Perfection is achieved, not when there is nothing more to add, but when there is nothing left to take away.
– Antoine de Saint-Exupery
The story of Maven is a journey towards perfection.
What started as common sense, slowly evolved into a way of doing things – the Artha Shastra way. The ad-hoc, piece meal approach gave way to a structured and systematic approach to problem-solving. This was step one of removing the cruft and starting on the path to perfection.
However, this methodology that was still so complex that people paid good money and spent valuable time to try and understand it. Here was the next step, to remove the complexity by using machines to do what they are good at and let humans use their intelligence to guide the machines towards the larger goal. Thus began the journey of Maven development.
The third step of simplification was to present non-linear, non-intuitive effects, which arguably mimic the butterfly effect, to appear simple and linear, more like the domino effect. Lots of late nights with the UX experts finally helped us achieve the same.
The fourth step was the development, or rather the lack of it. The discussion of what would remain in the product and what would be left out. It was more than a quest for a minimum viable product; it was to reduce the overall complexity of the product while being useful for a large set of use cases.
And we are currently in the final stages of achieving perfection. How do we communicate the benefits of Maven is a clear and concise manner. We can speak volumes about the goodness of Maven, but as always, perfection lies in taking away until there is nothing left to take away. And we are getting closer with every deleted word and rewritten sentence.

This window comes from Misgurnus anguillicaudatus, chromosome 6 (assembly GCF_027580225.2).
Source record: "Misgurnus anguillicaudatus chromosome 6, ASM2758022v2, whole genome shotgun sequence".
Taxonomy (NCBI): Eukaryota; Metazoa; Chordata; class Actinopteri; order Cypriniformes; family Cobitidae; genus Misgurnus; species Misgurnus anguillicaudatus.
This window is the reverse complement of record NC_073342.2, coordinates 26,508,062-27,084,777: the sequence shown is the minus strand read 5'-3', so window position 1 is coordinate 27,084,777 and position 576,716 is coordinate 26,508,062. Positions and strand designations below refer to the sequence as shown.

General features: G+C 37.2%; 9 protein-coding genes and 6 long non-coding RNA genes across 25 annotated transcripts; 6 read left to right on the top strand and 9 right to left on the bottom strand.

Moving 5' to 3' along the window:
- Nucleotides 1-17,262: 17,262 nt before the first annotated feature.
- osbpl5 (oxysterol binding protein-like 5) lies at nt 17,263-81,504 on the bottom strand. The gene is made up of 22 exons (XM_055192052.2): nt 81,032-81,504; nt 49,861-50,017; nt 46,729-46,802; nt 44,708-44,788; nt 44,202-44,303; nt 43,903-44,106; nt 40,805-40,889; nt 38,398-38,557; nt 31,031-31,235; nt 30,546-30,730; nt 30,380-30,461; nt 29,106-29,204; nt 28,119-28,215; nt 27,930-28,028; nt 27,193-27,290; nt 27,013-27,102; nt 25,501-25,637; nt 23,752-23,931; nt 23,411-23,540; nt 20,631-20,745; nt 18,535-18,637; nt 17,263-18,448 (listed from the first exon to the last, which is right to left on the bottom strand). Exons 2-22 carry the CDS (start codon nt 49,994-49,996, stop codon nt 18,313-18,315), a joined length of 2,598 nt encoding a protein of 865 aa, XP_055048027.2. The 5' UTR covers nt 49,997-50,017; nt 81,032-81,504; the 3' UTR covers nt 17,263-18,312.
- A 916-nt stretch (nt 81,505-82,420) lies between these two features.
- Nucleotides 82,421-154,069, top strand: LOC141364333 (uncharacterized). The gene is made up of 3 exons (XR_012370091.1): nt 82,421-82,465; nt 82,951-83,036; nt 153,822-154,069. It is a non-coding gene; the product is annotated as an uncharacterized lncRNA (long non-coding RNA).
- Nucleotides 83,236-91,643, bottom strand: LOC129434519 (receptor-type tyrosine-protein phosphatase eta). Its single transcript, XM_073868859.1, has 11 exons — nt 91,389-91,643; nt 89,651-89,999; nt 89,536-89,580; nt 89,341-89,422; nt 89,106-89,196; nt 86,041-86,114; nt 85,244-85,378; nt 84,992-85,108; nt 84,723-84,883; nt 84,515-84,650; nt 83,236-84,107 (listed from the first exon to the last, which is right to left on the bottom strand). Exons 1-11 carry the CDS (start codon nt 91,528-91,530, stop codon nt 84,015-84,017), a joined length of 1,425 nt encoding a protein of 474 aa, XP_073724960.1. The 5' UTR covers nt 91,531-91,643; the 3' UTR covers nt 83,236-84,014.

Stay tuned to know more about Maven and how it can help you achieve perfection in your service delivery.
Those were my thoughts when I took up the challenge of building Maven (then known as Project Andromeda).
There were so many reasons not to do it, unfinished and continuously evolving specs, unknown complexity, several dependencies, no development team in place, no clear target user, unproven market, extremely aggressive deadlines, fear of running out of money etc. But there was one important reason to do it: it hasn’t been done before.
Having decided that I want to do it, how do I go about it?
Well there is only one way to build software, to start building it. It cannot be done by sitting on the side-lines and waiting for things to fall into place before you begin. It needs a team to be built, need analysis, write specs, design, architect, code, test… and building Maven meant that we were doing all of these at once.
And then we celebrate…
The thrill of seeing the thoughts of several people in bytes and pixels is difficult to articulate. We know that we have just scratched the surface, and there is a ton of work to be done, but we also know that the journey ahead is much more manageable than what we have went through.
Why copy-cats don’t keep me up at night.
It takes a special type of environment to achieve something like this. You need people who are willing to suspend disbelief, embrace chaos, put their careers on the line and work with single minded focus to make it happen. Maven could not be built in an enterprise environment. It would take over 10 person-years to complete, and will be way behind what Maven would be by then. But to ensure that Maven is years ahead of competition, we cannot rest on what has been achieved and continue to innovate and create new benchmarks.
While visiting rediff.com today, I was intrigued by the home page promotion of ‘Biz Solutions’. Clicking through, I was surprised to see an unbelievable price for .in domains. This sent me hunting for the fine print, but I found none. Here is a screenshot of the offer.
.in - Rs. 125 for one year